You would really have to try hard not to have fun when visiting Montreal. The city beams with culture, architecture, world-class restaurants, a vibrant nightlife, great shopping and people truly passionate about music. It’s no surprise then that Montreal has served as a home to an audio show for many years. This spring, George de Sa and I (Suave Kajko) travelled to Montreal and explored just about every corner of the Montreal Audio Fest. In our business, sometimes the lines get pretty blurry between work and fun. This was definitely one of those times.
Below you will find highlights about the most interesting exhibitors I came across on the show floor. George’s report will follow in the next few days.
As you come down the escalators toward the large meeting rooms at the Hotel Bonaventure, one of the first rooms you see is the Totem room. This room is always one of the best “dressed” rooms at the show and this year was no different. Outfitted with beautiful graphic panels and comfortable seating, the setup offered a laidback lifestyle environment. Inside the room, attendees had a chance to meet industry legend and founder/designed of Totem speakers Vince Bruzzese (pictured above), who ran demonstration sessions throughout the weekend. Lucy Lentini, the VP of Sales & Marketing and the mastermind behind Totem’s brilliant marketing (pictured above) was also happy to chat with visitors.
On one side of the room, Totem presented attendees a chance to listen to its Totem Tribe Tower speakers ($5,500). I had originally listened to these speakers at the TAVES Consumer Electronics Show in 2017 and immediately fell in love with the sound. Vince played a number of different music genres for me to demonstrate the speakers. The Tribe Towers are pretty compact speakers but the amount of musical energy they deliver is remarkable, and might leave you looking around for a subwoofer elsewhere in the room. The room was full of people (and conversations) which made it difficult to truly judge their performance. However, I was very impressed with what I was hearing: a clean midrange, fantastic vocal reproduction and a great tonal balance. I hope to be able to try out the Tribe Tower in my own listening room sometime this year. Aren’t these speakers just gorgeous?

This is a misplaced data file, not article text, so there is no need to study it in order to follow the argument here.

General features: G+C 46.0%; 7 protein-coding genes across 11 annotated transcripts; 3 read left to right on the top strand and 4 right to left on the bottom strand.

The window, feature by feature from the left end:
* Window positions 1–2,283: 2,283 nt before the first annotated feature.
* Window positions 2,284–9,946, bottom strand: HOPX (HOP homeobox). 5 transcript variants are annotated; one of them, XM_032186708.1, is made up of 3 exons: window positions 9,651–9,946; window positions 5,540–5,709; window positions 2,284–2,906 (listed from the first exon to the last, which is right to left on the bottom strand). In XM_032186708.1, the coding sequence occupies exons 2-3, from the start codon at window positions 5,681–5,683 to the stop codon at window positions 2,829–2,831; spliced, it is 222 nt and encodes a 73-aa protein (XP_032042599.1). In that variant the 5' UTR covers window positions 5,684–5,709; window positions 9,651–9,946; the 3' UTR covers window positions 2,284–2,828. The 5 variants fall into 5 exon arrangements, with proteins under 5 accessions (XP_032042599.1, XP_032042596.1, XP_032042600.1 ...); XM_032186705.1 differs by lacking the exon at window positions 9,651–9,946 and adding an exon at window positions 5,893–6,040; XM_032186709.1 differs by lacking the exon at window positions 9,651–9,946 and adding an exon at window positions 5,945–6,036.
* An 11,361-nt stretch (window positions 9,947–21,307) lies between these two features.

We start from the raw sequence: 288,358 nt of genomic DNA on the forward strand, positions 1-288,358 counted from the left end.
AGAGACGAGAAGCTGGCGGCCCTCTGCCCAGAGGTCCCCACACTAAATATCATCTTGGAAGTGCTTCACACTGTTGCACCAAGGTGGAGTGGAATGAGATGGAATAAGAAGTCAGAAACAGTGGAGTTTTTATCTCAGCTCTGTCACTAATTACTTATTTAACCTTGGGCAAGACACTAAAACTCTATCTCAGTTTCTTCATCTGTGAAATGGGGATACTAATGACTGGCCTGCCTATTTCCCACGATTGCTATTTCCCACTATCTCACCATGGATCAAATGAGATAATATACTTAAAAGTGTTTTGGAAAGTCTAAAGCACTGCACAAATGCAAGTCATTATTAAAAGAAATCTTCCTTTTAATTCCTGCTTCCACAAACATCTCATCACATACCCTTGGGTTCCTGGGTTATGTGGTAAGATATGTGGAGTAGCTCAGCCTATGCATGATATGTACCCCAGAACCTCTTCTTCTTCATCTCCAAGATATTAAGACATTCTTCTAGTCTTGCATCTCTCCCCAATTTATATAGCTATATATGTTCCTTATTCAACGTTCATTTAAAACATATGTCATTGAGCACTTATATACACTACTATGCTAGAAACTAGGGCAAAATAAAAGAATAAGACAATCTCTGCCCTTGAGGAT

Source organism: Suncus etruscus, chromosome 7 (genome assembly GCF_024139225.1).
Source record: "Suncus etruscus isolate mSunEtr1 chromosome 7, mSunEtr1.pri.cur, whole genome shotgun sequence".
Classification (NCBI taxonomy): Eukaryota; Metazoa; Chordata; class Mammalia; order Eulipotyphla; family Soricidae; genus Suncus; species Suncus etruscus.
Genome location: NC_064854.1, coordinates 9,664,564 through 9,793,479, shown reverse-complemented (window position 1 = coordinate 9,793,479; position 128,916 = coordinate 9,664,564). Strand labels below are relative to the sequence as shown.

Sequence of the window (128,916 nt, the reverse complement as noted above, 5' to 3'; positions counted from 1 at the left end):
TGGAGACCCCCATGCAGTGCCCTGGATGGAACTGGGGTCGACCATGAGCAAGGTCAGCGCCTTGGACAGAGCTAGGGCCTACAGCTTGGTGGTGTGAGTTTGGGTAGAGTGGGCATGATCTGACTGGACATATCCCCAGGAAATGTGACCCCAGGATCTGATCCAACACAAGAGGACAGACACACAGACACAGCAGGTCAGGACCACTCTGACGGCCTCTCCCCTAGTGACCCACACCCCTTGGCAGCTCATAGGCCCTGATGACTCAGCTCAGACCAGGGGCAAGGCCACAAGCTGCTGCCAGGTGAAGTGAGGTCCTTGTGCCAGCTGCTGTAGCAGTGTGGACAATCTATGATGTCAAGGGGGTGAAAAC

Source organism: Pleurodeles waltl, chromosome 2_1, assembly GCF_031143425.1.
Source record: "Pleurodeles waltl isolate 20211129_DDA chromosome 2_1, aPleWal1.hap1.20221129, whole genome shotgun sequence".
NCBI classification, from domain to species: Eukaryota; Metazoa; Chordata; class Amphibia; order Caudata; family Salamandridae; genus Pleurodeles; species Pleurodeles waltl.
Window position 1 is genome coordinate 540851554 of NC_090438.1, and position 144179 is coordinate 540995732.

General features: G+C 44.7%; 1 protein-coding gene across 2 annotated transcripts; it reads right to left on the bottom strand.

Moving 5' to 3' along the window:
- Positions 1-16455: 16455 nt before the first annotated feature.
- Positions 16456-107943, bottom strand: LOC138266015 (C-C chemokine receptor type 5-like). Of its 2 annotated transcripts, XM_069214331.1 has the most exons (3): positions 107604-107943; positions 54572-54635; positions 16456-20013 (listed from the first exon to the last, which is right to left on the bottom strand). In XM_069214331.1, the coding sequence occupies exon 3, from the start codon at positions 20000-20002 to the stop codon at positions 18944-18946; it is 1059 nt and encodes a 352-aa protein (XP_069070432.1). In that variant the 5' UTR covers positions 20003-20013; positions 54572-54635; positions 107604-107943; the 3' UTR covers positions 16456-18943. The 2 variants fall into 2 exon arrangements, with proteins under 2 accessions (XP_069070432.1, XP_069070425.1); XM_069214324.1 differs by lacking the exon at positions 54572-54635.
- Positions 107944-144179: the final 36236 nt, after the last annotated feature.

The other side of the large room offered a 7.2-channel audio system, anchored by a TV on the wall. All seven of the speakers were the KIN Mini Flex ($400 each), mounted on the walls. Providing the low frequencies were a pair of the Tribe subwoofers ($2,000 each). In this setup, attendees were able to try out some PS4 games and enjoy multi-channel Blu-ray concerts. I managed to catch a spectacularly good Blu-ray (I wish I had noted its title) that showed off the system very well. The sound was clean, dynamic and powerful, with the bass frequencies reaching great depths – it certainly left a lasting impression on me. If you’re looking for sleek, low profile speakers to install on the wall, the KIN Mini Flex should definitely be on your short list.
Kevro International – Monitor Audio, Roksan
Inside this room, I was greeted by Sheldon Ginn, VP of Sales and Marketing at Kevro, who demonstrated the super new Monitor Audio Studio speakers ($1,799). The electronics stack here included all Roksan components: the K3 integrated amp, K3 amplifier and K3 CD player ($2,500 each). The analog source was a Roksan Radius 7 turntable, while digital tunes were fed via a laptop computer. Power was provided via a Torus power conditioner and cabling was from Nordost.
Sheldon is very excited about the new Monitor Audio Studio speakers because of the amount of technology they offer for their reasonable price. The Studio speakers employ the same tweeter as Monitor Audio’s reference Platinum series, and the woofers are also based on the same technology as the reference series. These elegant speakers come available in flat white, gray and black finishes. A listening session here quickly revealed the strengths of these speakers: a warm, melodic midrange, remarkably crisp and detailed highs and a respectable low frequency range. It’s pretty amazing what $1,800 can get you in hi-fi these days. We’ll be reviewing these puppies for NOVO in the next few weeks, so stay tuned for more details about their performance.
Here’s a cool shot of the Roksan Radius 7 turntable with the famous Big Ben in London, in the backdrop.